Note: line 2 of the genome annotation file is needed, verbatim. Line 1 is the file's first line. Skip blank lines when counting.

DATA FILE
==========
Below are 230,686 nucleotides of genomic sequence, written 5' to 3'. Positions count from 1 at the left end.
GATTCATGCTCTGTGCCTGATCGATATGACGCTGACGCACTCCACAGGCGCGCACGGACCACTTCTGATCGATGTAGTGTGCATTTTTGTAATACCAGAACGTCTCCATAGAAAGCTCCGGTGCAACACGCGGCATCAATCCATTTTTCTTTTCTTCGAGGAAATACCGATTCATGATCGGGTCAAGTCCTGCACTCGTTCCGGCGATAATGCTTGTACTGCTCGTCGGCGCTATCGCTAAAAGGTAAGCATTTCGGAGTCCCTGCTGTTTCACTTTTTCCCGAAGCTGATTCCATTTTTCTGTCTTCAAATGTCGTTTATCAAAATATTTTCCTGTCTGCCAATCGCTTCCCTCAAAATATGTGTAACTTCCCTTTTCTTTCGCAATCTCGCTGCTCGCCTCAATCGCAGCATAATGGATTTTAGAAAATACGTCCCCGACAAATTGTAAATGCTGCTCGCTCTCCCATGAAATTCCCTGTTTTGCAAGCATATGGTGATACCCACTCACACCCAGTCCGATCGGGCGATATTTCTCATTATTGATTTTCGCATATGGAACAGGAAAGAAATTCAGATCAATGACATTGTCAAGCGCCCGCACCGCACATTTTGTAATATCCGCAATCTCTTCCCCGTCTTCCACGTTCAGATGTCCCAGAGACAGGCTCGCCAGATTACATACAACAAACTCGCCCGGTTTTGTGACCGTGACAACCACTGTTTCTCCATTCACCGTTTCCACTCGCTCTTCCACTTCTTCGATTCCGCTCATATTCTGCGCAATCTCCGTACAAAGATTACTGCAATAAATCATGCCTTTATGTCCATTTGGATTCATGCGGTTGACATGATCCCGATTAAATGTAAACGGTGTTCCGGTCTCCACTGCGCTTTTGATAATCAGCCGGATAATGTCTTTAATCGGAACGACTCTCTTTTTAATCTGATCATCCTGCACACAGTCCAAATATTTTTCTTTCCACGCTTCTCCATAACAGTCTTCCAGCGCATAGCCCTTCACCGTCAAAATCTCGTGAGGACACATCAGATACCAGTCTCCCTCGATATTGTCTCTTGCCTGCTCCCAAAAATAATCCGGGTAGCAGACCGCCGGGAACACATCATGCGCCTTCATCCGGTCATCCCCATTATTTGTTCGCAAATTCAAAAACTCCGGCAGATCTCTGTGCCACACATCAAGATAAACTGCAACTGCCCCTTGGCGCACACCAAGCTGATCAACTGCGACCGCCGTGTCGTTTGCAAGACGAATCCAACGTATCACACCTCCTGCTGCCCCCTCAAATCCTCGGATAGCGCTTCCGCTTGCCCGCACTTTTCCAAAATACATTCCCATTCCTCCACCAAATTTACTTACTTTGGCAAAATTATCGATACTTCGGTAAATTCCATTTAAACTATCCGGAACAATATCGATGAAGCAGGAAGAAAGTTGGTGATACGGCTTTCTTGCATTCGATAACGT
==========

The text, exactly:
GATTCATGCTCTGTGCCTGATCGATATGACGCTGACGCACTCCACAGGCGCGCACGGACCACTTCTGATCGATGTAGTGTGCATTTTTGTAATACCAGAACGTCTCCATAGAAAGCTCCGGTGCAACACGCGGCATCAATCCATTTTTCTTTTCTTCGAGGAAATACCGATTCATGATCGGGTCAAGTCCTGCACTCGTTCCGGCGATAATGCTTGTACTGCTCGTCGGCGCTATCGCTAAAAGGTAAGCATTTCGGAGTCCCTGCTGTTTCACTTTTTCCCGAAGCTGATTCCATTTTTCTGTCTTCAAATGTCGTTTATCAAAATATTTTCCTGTCTGCCAATCGCTTCCCTCAAAATATGTGTAACTTCCCTTTTCTTTCGCAATCTCGCTGCTCGCCTCAATCGCAGCATAATGGATTTTAGAAAATACGTCCCCGACAAATTGTAAATGCTGCTCGCTCTCCCATGAAATTCCCTGTTTTGCAAGCATATGGTGATACCCACTCACACCCAGTCCGATCGGGCGATATTTCTCATTATTGATTTTCGCATATGGAACAGGAAAGAAATTCAGATCAATGACATTGTCAAGCGCCCGCACCGCACATTTTGTAATATCCGCAATCTCTTCCCCGTCTTCCACGTTCAGATGTCCCAGAGACAGGCTCGCCAGATTACATACAACAAACTCGCCCGGTTTTGTGACCGTGACAACCACTGTTTCTCCATTCACCGTTTCCACTCGCTCTTCCACTTCTTCGATTCCGCTCATATTCTGCGCAATCTCCGTACAAAGATTACTGCAATAAATCATGCCTTTATGTCCATTTGGATTCATGCGGTTGACATGATCCCGATTAAATGTAAACGGTGTTCCGGTCTCCACTGCGCTTTTGATAATCAGCCGGATAATGTCTTTAATCGGAACGACTCTCTTTTTAATCTGATCATCCTGCACACAGTCCAAATATTTTTCTTTCCACGCTTCTCCATAACAGTCTTCCAGCGCATAGCCCTTCACCGTCAAAATCTCGTGAGGACACATCAGATACCAGTCTCCCTCGATATTGTCTCTTGCCTGCTCCCAAAAATAATCCGGGTAGCAGACCGCCGGGAACACATCATGCGCCTTCATCCGGTCATCCCCATTATTTGTTCGCAAATTCAAAAACTCCGGCAGATCTCTGTGCCACACATCAAGATAAACTGCAACTGCCCCTTGGCGCACACCAAGCTGATCAACTGCGACCGCCGTGTCGTTTGCAAGACGAATCCAACGTATCACACCTCCTGCTGCCCCCTCAAATCCTCGGATAGCGCTTCCGCTTGCCCGCACTTTTCCAAAATACATTCCCATTCCTCCACCAAATTTACTTACTTTGGCAAAATTATCGATACTTCGGTAAATTCCATTTAAACTATCCGGAACAATATCGATGAAGCAGGAAGAAAGTTGGTGATACGGCTTTCTTGCATTCGATAACGT